The second of these disputes involved issues of compliance with UN sanctions enacted against the regime of Saddam Hussein. Cleary demonstrated the financial arrangement on which the claims were based was a scheme to release frozen Iraqi assets in violation of UN sanctions, leading the tribunal to dismiss all claims.
Besides the good results for Telecom Italia and Tatneft already mentioned, the firm successfully defended EDF in a high-profile ICC arbitration initiated by the German state of Baden-Wurttemberg, winning the complete dismissal of claims worth more than €4.6 billion. The tribunal held that there was no state aid involved in EDF’s sale of a stake in a power company to the state.
It assisted Argentina in the settlement of a US$2.5 billion claim at ICSID brought by tens of thousands of Italian investors in defaulted sovereign bonds (the famous Abaclat case). A new centre-right government in Argentina agreed to make a cash payment of US$1.35 billion in 2016 to resolve the dispute. The deal was part of a US$9.3 billion payout to the state’s creditors – including hedge funds that pursued Argentina in decade-long US litigation in which Cleary was also involved. The settlements cleared the way for Argentina’s return to the international capital markets.
Cleary continues to be involved in Yukos-related work, defending Russia in an Energy Charter Treaty case brought by Luxembourg-registered Yukos Capital – one of a “second wave” of arbitrations relating to the collapse of the oil company. It emerged in February 2017 that a tribunal had upheld jurisdiction over the claim, once again rejecting Cleary’s arguments on the provisional application of the ECT.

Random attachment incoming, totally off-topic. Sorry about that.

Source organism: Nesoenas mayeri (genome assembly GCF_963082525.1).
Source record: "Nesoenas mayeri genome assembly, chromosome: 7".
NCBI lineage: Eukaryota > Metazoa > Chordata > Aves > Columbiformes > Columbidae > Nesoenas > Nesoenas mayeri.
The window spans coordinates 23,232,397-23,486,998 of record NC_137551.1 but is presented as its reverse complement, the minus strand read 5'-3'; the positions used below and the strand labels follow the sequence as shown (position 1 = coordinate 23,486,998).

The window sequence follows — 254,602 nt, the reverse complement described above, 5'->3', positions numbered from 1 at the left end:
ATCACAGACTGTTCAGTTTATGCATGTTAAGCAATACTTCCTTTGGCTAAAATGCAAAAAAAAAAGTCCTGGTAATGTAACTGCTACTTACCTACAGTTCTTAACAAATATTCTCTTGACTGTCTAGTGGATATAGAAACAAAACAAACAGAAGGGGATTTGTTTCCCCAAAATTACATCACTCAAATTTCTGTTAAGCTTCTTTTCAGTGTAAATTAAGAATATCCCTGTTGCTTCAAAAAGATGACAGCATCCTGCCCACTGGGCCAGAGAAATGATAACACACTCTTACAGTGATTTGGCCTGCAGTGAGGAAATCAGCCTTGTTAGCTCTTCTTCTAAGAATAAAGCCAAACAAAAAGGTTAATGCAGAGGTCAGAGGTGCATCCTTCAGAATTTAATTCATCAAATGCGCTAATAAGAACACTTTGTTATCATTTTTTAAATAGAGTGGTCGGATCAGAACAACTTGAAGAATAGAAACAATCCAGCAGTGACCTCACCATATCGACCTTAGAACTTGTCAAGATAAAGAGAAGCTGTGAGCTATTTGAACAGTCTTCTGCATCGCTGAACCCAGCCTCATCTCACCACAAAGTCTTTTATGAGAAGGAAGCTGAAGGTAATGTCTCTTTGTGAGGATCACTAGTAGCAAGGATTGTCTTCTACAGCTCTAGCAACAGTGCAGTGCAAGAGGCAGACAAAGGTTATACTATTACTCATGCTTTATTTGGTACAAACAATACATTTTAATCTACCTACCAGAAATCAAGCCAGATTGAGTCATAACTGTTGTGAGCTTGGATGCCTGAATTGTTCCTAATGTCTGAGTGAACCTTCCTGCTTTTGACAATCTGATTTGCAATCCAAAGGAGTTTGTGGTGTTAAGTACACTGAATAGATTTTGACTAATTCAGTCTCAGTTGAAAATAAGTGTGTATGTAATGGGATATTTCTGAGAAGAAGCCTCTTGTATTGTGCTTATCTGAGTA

As a member of the Singapore International Arbitration Centre court, Claudia Annacker chaired a subcommittee that drafted the SIAC investment arbitration rules, which entered into force at the start of 2017 – the first time a private arbitral institution has produced such rules.
Richard Kreindler was elected to the advisory board of the German Institution of Arbitration (DIS) and was asked to join a working group established by the German Federal Ministry of Justice to consider possible reforms to the country’s 1998 arbitration statute.
The firm promoted Laurie Achtouk-Spivak in Paris, Milo Molfa in London and Francesca Gesualdi in Milan to counsel.
One client who retained the firm for an investment treaty claim praises Annacker and her team for their broad knowledge of languages and willingness to cooperate with state lawyers without the involvement of a private local firm.
Gabriel Bottini, a former member of Argentina’s treasury attorney general’s office who is now a partner at Spanish firm Uría Menéndez, says of Cleary’s work on the Abaclat case: “We were impressed when we received the drafts of the written submissions on the law and practice of sovereign debt issuance and restructuring and on certain specific aspects of Italian law. These were mostly uncharted waters in investment arbitration, which were dealt with thoroughly and cogently.”